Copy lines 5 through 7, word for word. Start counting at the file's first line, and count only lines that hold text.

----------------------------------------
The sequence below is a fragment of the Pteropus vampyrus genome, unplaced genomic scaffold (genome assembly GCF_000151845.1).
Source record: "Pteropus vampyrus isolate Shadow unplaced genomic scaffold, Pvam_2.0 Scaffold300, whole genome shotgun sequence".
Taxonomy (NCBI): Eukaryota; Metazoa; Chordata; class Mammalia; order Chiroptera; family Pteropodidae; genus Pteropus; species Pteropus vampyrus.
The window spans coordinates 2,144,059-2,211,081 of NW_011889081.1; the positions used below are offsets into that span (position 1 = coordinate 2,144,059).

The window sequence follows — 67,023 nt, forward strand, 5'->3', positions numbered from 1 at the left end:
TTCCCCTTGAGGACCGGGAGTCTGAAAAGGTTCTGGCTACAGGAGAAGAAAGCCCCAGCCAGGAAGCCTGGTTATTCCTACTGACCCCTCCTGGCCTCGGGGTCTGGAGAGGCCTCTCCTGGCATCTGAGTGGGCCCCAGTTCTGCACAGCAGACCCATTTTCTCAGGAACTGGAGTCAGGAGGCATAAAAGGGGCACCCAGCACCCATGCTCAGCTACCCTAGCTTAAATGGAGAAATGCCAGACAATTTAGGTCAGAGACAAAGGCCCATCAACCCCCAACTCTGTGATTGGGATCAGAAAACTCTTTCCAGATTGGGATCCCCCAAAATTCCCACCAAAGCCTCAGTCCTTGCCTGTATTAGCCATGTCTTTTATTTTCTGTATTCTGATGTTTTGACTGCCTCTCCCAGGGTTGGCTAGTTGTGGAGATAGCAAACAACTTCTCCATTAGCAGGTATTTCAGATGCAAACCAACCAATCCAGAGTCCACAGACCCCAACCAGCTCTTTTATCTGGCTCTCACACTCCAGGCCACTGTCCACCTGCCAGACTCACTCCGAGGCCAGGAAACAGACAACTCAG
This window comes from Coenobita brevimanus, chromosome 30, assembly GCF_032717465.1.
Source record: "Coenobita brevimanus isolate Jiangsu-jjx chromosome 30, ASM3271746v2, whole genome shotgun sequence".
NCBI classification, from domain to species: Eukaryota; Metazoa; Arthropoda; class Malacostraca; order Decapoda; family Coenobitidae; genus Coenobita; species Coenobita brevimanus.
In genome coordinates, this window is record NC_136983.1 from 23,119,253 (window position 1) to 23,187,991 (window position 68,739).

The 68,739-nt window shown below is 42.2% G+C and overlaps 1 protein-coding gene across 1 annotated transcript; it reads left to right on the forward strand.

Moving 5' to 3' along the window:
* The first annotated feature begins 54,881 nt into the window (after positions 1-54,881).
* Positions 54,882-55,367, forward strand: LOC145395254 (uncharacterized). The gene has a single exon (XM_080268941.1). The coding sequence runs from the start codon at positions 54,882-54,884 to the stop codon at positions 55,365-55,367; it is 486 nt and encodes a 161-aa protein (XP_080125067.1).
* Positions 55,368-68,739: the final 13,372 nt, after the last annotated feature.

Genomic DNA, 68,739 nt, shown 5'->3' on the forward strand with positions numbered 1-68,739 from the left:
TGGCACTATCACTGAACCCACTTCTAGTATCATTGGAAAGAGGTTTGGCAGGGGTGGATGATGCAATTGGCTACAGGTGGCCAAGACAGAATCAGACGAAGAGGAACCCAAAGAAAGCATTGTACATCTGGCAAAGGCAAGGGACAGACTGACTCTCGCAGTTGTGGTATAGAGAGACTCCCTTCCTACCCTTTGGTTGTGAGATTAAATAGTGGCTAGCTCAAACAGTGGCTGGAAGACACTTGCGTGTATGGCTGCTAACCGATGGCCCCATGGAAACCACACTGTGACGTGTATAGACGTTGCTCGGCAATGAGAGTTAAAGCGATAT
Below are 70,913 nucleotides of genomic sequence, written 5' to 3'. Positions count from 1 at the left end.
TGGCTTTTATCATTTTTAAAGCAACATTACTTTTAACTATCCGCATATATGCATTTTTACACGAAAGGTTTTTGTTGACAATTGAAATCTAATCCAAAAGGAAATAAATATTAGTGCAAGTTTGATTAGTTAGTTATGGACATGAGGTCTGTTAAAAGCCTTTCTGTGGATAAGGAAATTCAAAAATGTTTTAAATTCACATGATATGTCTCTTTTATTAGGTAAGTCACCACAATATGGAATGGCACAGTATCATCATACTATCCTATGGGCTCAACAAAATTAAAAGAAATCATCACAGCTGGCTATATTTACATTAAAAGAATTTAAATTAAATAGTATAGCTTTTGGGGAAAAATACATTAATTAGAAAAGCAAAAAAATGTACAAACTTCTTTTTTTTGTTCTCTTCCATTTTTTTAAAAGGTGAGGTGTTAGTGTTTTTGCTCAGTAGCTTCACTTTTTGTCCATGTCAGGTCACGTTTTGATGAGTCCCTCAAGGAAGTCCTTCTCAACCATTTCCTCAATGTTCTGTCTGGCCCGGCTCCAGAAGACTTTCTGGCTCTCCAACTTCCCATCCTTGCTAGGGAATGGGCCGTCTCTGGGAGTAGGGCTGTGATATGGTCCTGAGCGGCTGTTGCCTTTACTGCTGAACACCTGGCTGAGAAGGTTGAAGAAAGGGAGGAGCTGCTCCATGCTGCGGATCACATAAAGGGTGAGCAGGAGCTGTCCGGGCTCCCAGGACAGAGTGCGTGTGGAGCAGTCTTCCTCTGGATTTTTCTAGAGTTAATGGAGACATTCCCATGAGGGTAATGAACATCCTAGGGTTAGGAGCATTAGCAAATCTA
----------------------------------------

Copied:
The window sequence follows — 67,023 nt, forward strand, 5'->3', positions numbered from 1 at the left end:
TTCCCCTTGAGGACCGGGAGTCTGAAAAGGTTCTGGCTACAGGAGAAGAAAGCCCCAGCCAGGAAGCCTGGTTATTCCTACTGACCCCTCCTGGCCTCGGGGTCTGGAGAGGCCTCTCCTGGCATCTGAGTGGGCCCCAGTTCTGCACAGCAGACCCATTTTCTCAGGAACTGGAGTCAGGAGGCATAAAAGGGGCACCCAGCACCCATGCTCAGCTACCCTAGCTTAAATGGAGAAATGCCAGACAATTTAGGTCAGAGACAAAGGCCCATCAACCCCCAACTCTGTGATTGGGATCAGAAAACTCTTTCCAGATTGGGATCCCCCAAAATTCCCACCAAAGCCTCAGTCCTTGCCTGTATTAGCCATGTCTTTTATTTTCTGTATTCTGATGTTTTGACTGCCTCTCCCAGGGTTGGCTAGTTGTGGAGATAGCAAACAACTTCTCCATTAGCAGGTATTTCAGATGCAAACCAACCAATCCAGAGTCCACAGACCCCAACCAGCTCTTTTATCTGGCTCTCACACTCCAGGCCACTGTCCACCTGCCAGACTCACTCCGAGGCCAGGAAACAGACAACTCAG
This window comes from Coenobita brevimanus, chromosome 30, assembly GCF_032717465.1.